ABOVE PHOTO: John Green
By Maryclaire Dale
Philadelphia’s longest-serving sheriff was sentenced last week to five years in prison for using bribes from a businessman to help buy two homes and then awarding him millions in city contracts.
John Green, 68, admitted taking $675,000 from friend and businessman James Davis in exchange for $35 million in city work.
“This is the city that time and time again has been roiled by (this) kind of corruption,” U.S. District Judge Wendy Beetlestone said. “You were supposed to be one of the good ones. The shame — your shame and the shame of the city — is that you were not.”
Green, in court Thursday, only said he accepted responsibility for his crimes and was sorry for them.
He served more than 25 years as a police officer, and was the elected sheriff from 1988 to 2010. Prosecutors said Green had hoped to retire sooner, but Davis urged him to stay for at least another term.
“Each time John Green got elected, he maintained the business Jim Davis had and he increased it,” Assistant U.S. Attorney Sarah Grieb said Thursday.
Much of the time, she said, “there were no contracts, no public scrutiny” of the city spending.
Davis bought and renovated a house in Philadelphia for Green before selling it to him at a loss; gave him $320,000 for the Florida retirement home; and paid his wife nearly $90,000 as a subcontractor. Davis was convicted at trial of tax fraud and is serving a 10-year prison term.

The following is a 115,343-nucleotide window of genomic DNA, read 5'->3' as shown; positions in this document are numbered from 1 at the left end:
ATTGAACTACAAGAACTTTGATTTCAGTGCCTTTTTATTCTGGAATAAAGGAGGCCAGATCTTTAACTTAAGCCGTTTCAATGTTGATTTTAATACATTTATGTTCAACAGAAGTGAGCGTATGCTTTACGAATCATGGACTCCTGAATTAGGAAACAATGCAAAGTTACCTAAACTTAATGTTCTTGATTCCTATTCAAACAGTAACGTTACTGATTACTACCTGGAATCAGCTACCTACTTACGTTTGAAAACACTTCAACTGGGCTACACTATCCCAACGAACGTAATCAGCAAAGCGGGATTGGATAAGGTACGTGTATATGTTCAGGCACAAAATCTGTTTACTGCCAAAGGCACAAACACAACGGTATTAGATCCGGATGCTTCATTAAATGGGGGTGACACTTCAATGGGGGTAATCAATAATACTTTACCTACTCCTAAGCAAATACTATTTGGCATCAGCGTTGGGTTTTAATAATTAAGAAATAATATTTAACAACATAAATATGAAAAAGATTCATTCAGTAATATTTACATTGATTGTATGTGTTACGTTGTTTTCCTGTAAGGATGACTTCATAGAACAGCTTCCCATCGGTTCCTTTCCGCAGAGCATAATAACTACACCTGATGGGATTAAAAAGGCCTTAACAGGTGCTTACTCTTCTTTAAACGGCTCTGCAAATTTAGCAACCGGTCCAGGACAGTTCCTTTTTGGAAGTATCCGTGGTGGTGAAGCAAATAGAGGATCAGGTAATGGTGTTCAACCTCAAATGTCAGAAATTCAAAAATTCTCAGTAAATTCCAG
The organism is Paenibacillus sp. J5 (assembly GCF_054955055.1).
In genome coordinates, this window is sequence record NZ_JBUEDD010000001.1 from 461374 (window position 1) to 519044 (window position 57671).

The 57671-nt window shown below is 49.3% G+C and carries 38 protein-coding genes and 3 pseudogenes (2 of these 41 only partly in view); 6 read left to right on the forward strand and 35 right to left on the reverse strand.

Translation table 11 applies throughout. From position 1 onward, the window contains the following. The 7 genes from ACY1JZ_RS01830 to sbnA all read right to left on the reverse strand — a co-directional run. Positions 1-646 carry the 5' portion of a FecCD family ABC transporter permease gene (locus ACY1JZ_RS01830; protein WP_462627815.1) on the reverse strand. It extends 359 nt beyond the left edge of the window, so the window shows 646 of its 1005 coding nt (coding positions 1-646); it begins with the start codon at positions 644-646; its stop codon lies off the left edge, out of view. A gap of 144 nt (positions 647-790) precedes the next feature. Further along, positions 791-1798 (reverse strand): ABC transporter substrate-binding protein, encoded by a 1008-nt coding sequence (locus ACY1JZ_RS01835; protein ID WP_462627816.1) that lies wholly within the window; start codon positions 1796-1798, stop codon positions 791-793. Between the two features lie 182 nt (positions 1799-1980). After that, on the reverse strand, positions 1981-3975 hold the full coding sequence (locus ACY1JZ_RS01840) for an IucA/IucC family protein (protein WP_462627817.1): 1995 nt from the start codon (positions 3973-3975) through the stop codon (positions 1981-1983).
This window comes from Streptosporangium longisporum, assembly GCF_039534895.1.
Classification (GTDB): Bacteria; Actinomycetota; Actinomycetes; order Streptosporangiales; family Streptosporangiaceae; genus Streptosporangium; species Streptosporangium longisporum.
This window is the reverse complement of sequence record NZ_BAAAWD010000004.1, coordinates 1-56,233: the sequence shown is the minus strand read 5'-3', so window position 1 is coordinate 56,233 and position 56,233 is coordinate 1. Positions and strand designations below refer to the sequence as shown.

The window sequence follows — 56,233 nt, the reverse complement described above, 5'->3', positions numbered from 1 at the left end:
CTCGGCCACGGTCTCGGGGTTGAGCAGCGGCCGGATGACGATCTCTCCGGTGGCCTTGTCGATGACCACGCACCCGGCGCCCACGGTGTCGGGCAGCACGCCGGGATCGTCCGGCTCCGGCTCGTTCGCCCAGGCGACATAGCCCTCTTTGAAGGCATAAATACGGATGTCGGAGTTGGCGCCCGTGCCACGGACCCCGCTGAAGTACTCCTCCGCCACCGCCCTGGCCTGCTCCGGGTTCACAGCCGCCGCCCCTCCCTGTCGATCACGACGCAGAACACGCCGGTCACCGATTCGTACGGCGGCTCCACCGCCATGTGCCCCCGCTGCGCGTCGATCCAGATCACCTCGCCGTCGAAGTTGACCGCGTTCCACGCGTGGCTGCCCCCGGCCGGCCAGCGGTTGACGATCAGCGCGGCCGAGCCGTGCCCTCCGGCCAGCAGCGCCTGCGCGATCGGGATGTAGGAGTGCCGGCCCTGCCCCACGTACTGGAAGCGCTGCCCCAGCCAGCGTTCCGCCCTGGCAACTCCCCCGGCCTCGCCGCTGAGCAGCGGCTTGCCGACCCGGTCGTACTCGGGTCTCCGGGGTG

Green pleaded guilty this year to one conspiracy count while awaiting a retrial after a jury last year cleared him of some charges but deadlocked on others.
The case is the latest in a line of pay-to-play and corruption cases the U.S. Justice Department has brought against the Philadelphia’s public officials. Former District Attorney Seth Williams and former U.S. Rep. Chaka Fattah are among those convicted and currently imprisoned.
In Green’s case, federal investigators found that he surrendered “almost exclusive control” of the department’s property sales to Davis, letting his firm handle the lucrative advertising work and padding the fees the firm received when people lost their homes.
“There was real harm in this case,” Grieb said, mentioning the vulnerable homeowners. “Every dollar from the proceeds of their homes was important to them.”